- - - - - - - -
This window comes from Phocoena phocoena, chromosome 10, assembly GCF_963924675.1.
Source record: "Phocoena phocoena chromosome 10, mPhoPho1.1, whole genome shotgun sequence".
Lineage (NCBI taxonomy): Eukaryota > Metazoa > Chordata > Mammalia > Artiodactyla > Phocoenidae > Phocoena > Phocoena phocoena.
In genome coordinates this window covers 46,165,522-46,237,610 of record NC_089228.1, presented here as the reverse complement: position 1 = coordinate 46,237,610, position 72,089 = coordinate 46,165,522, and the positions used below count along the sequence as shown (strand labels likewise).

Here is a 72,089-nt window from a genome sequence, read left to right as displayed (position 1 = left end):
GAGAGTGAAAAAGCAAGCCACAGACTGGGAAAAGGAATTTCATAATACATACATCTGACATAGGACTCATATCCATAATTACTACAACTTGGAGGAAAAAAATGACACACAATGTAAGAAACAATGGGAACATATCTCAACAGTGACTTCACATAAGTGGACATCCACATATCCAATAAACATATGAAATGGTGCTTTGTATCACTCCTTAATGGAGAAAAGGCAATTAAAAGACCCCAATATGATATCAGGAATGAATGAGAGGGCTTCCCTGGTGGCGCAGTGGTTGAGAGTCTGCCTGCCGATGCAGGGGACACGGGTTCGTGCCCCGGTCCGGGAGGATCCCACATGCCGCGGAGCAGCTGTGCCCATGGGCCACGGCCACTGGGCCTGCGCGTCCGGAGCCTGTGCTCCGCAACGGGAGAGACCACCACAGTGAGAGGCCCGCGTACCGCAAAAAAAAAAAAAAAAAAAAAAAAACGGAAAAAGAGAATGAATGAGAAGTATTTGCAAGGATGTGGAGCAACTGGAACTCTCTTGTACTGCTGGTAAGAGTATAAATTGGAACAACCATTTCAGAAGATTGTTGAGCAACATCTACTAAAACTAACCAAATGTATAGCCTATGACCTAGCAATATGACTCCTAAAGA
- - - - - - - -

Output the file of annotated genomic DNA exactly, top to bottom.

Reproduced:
This window comes from Phocoena phocoena, chromosome 10, assembly GCF_963924675.1.
Source record: "Phocoena phocoena chromosome 10, mPhoPho1.1, whole genome shotgun sequence".
Lineage (NCBI taxonomy): Eukaryota > Metazoa > Chordata > Mammalia > Artiodactyla > Phocoenidae > Phocoena > Phocoena phocoena.
In genome coordinates this window covers 46,165,522-46,237,610 of record NC_089228.1, presented here as the reverse complement: position 1 = coordinate 46,237,610, position 72,089 = coordinate 46,165,522, and the positions used below count along the sequence as shown (strand labels likewise).

Here is a 72,089-nt window from a genome sequence, read left to right as displayed (position 1 = left end):
GAGAGTGAAAAAGCAAGCCACAGACTGGGAAAAGGAATTTCATAATACATACATCTGACATAGGACTCATATCCATAATTACTACAACTTGGAGGAAAAAAATGACACACAATGTAAGAAACAATGGGAACATATCTCAACAGTGACTTCACATAAGTGGACATCCACATATCCAATAAACATATGAAATGGTGCTTTGTATCACTCCTTAATGGAGAAAAGGCAATTAAAAGACCCCAATATGATATCAGGAATGAATGAGAGGGCTTCCCTGGTGGCGCAGTGGTTGAGAGTCTGCCTGCCGATGCAGGGGACACGGGTTCGTGCCCCGGTCCGGGAGGATCCCACATGCCGCGGAGCAGCTGTGCCCATGGGCCACGGCCACTGGGCCTGCGCGTCCGGAGCCTGTGCTCCGCAACGGGAGAGACCACCACAGTGAGAGGCCCGCGTACCGCAAAAAAAAAAAAAAAAAAAAAAAAACGGAAAAAGAGAATGAATGAGAAGTATTTGCAAGGATGTGGAGCAACTGGAACTCTCTTGTACTGCTGGTAAGAGTATAAATTGGAACAACCATTTCAGAAGATTGTTGAGCAACATCTACTAAAACTAACCAAATGTATAGCCTATGACCTAGCAATATGACTCCTAAAGA